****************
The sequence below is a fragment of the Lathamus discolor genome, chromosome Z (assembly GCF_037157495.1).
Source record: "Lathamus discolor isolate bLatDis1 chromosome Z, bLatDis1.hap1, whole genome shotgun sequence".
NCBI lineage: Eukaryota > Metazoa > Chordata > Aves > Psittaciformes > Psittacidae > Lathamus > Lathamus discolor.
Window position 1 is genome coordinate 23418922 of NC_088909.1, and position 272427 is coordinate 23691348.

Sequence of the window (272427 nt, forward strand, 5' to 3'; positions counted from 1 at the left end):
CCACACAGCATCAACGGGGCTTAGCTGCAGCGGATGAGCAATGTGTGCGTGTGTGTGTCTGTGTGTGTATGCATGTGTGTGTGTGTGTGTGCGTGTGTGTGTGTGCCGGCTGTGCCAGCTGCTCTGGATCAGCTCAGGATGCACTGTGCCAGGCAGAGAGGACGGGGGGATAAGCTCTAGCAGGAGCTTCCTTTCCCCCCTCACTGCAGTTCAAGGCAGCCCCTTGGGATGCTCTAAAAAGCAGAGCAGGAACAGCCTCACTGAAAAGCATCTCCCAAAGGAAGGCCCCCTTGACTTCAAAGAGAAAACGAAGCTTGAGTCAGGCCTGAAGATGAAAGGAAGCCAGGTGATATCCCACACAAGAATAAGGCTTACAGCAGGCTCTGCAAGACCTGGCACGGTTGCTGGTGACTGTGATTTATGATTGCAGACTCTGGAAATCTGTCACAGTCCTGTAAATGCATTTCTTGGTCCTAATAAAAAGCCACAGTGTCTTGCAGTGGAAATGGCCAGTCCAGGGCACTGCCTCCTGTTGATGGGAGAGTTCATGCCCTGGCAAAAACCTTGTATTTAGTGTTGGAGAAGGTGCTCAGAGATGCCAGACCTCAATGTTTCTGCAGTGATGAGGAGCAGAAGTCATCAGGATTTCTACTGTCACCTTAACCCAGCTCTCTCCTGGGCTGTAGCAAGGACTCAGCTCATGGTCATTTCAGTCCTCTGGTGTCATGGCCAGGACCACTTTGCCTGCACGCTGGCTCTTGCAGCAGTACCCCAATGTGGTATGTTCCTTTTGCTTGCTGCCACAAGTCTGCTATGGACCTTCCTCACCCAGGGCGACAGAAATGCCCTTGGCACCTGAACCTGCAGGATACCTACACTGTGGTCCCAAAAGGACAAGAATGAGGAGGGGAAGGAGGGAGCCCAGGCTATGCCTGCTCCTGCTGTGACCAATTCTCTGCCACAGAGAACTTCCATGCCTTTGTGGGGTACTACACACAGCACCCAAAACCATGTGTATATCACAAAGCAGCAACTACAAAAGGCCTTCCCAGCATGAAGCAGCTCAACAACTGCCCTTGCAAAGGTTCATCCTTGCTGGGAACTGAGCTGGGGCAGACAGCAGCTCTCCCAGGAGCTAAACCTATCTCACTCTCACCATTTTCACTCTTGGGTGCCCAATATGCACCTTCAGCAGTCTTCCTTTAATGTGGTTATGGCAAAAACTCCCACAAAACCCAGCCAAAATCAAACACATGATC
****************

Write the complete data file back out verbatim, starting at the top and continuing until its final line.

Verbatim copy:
The sequence below is a fragment of the Lathamus discolor genome, chromosome Z (assembly GCF_037157495.1).
Source record: "Lathamus discolor isolate bLatDis1 chromosome Z, bLatDis1.hap1, whole genome shotgun sequence".
NCBI lineage: Eukaryota > Metazoa > Chordata > Aves > Psittaciformes > Psittacidae > Lathamus > Lathamus discolor.
Window position 1 is genome coordinate 23418922 of NC_088909.1, and position 272427 is coordinate 23691348.

Sequence of the window (272427 nt, forward strand, 5' to 3'; positions counted from 1 at the left end):
CCACACAGCATCAACGGGGCTTAGCTGCAGCGGATGAGCAATGTGTGCGTGTGTGTGTCTGTGTGTGTATGCATGTGTGTGTGTGTGTGTGCGTGTGTGTGTGTGCCGGCTGTGCCAGCTGCTCTGGATCAGCTCAGGATGCACTGTGCCAGGCAGAGAGGACGGGGGGATAAGCTCTAGCAGGAGCTTCCTTTCCCCCCTCACTGCAGTTCAAGGCAGCCCCTTGGGATGCTCTAAAAAGCAGAGCAGGAACAGCCTCACTGAAAAGCATCTCCCAAAGGAAGGCCCCCTTGACTTCAAAGAGAAAACGAAGCTTGAGTCAGGCCTGAAGATGAAAGGAAGCCAGGTGATATCCCACACAAGAATAAGGCTTACAGCAGGCTCTGCAAGACCTGGCACGGTTGCTGGTGACTGTGATTTATGATTGCAGACTCTGGAAATCTGTCACAGTCCTGTAAATGCATTTCTTGGTCCTAATAAAAAGCCACAGTGTCTTGCAGTGGAAATGGCCAGTCCAGGGCACTGCCTCCTGTTGATGGGAGAGTTCATGCCCTGGCAAAAACCTTGTATTTAGTGTTGGAGAAGGTGCTCAGAGATGCCAGACCTCAATGTTTCTGCAGTGATGAGGAGCAGAAGTCATCAGGATTTCTACTGTCACCTTAACCCAGCTCTCTCCTGGGCTGTAGCAAGGACTCAGCTCATGGTCATTTCAGTCCTCTGGTGTCATGGCCAGGACCACTTTGCCTGCACGCTGGCTCTTGCAGCAGTACCCCAATGTGGTATGTTCCTTTTGCTTGCTGCCACAAGTCTGCTATGGACCTTCCTCACCCAGGGCGACAGAAATGCCCTTGGCACCTGAACCTGCAGGATACCTACACTGTGGTCCCAAAAGGACAAGAATGAGGAGGGGAAGGAGGGAGCCCAGGCTATGCCTGCTCCTGCTGTGACCAATTCTCTGCCACAGAGAACTTCCATGCCTTTGTGGGGTACTACACACAGCACCCAAAACCATGTGTATATCACAAAGCAGCAACTACAAAAGGCCTTCCCAGCATGAAGCAGCTCAACAACTGCCCTTGCAAAGGTTCATCCTTGCTGGGAACTGAGCTGGGGCAGACAGCAGCTCTCCCAGGAGCTAAACCTATCTCACTCTCACCATTTTCACTCTTGGGTGCCCAATATGCACCTTCAGCAGTCTTCCTTTAATGTGGTTATGGCAAAAACTCCCACAAAACCCAGCCAAAATCAAACACATGATC